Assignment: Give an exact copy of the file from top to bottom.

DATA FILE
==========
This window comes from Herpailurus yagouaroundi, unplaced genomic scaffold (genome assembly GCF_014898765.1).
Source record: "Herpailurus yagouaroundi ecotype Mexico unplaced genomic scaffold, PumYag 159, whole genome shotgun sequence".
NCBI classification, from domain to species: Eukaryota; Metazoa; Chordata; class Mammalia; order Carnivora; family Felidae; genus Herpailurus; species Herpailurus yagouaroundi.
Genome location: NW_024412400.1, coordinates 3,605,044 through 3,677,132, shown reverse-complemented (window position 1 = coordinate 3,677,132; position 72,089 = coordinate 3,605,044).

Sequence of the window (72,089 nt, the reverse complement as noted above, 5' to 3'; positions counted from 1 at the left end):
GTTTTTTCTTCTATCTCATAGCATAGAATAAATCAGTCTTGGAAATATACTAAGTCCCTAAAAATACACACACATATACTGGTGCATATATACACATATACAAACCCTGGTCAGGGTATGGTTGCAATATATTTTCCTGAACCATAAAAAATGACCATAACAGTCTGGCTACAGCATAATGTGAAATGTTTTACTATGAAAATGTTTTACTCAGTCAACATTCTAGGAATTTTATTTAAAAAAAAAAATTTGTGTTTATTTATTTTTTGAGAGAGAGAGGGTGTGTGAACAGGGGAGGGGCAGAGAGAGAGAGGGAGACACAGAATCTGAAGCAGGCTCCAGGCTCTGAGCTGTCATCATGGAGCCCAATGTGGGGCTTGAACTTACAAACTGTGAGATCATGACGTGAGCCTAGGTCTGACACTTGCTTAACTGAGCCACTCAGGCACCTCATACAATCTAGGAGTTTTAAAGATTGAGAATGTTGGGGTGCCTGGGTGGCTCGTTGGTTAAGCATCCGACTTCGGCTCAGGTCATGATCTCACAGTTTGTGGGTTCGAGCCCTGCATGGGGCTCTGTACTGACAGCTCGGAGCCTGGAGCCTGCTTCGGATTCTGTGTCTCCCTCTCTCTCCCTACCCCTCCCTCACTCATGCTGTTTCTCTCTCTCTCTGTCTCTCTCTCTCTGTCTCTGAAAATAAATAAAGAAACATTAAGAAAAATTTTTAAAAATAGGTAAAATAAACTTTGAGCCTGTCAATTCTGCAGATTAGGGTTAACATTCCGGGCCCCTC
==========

This window comes from Herpailurus yagouaroundi, unplaced genomic scaffold (genome assembly GCF_014898765.1).
Source record: "Herpailurus yagouaroundi ecotype Mexico unplaced genomic scaffold, PumYag 159, whole genome shotgun sequence".
NCBI classification, from domain to species: Eukaryota; Metazoa; Chordata; class Mammalia; order Carnivora; family Felidae; genus Herpailurus; species Herpailurus yagouaroundi.
Genome location: NW_024412400.1, coordinates 3,605,044 through 3,677,132, shown reverse-complemented (window position 1 = coordinate 3,677,132; position 72,089 = coordinate 3,605,044).

Sequence of the window (72,089 nt, the reverse complement as noted above, 5' to 3'; positions counted from 1 at the left end):
GTTTTTTCTTCTATCTCATAGCATAGAATAAATCAGTCTTGGAAATATACTAAGTCCCTAAAAATACACACACATATACTGGTGCATATATACACATATACAAACCCTGGTCAGGGTATGGTTGCAATATATTTTCCTGAACCATAAAAAATGACCATAACAGTCTGGCTACAGCATAATGTGAAATGTTTTACTATGAAAATGTTTTACTCAGTCAACATTCTAGGAATTTTATTTAAAAAAAAAAATTTGTGTTTATTTATTTTTTGAGAGAGAGAGGGTGTGTGAACAGGGGAGGGGCAGAGAGAGAGAGGGAGACACAGAATCTGAAGCAGGCTCCAGGCTCTGAGCTGTCATCATGGAGCCCAATGTGGGGCTTGAACTTACAAACTGTGAGATCATGACGTGAGCCTAGGTCTGACACTTGCTTAACTGAGCCACTCAGGCACCTCATACAATCTAGGAGTTTTAAAGATTGAGAATGTTGGGGTGCCTGGGTGGCTCGTTGGTTAAGCATCCGACTTCGGCTCAGGTCATGATCTCACAGTTTGTGGGTTCGAGCCCTGCATGGGGCTCTGTACTGACAGCTCGGAGCCTGGAGCCTGCTTCGGATTCTGTGTCTCCCTCTCTCTCCCTACCCCTCCCTCACTCATGCTGTTTCTCTCTCTCTCTGTCTCTCTCTCTCTGTCTCTGAAAATAAATAAAGAAACATTAAGAAAAATTTTTAAAAATAGGTAAAATAAACTTTGAGCCTGTCAATTCTGCAGATTAGGGTTAACATTCCGGGCCCCTC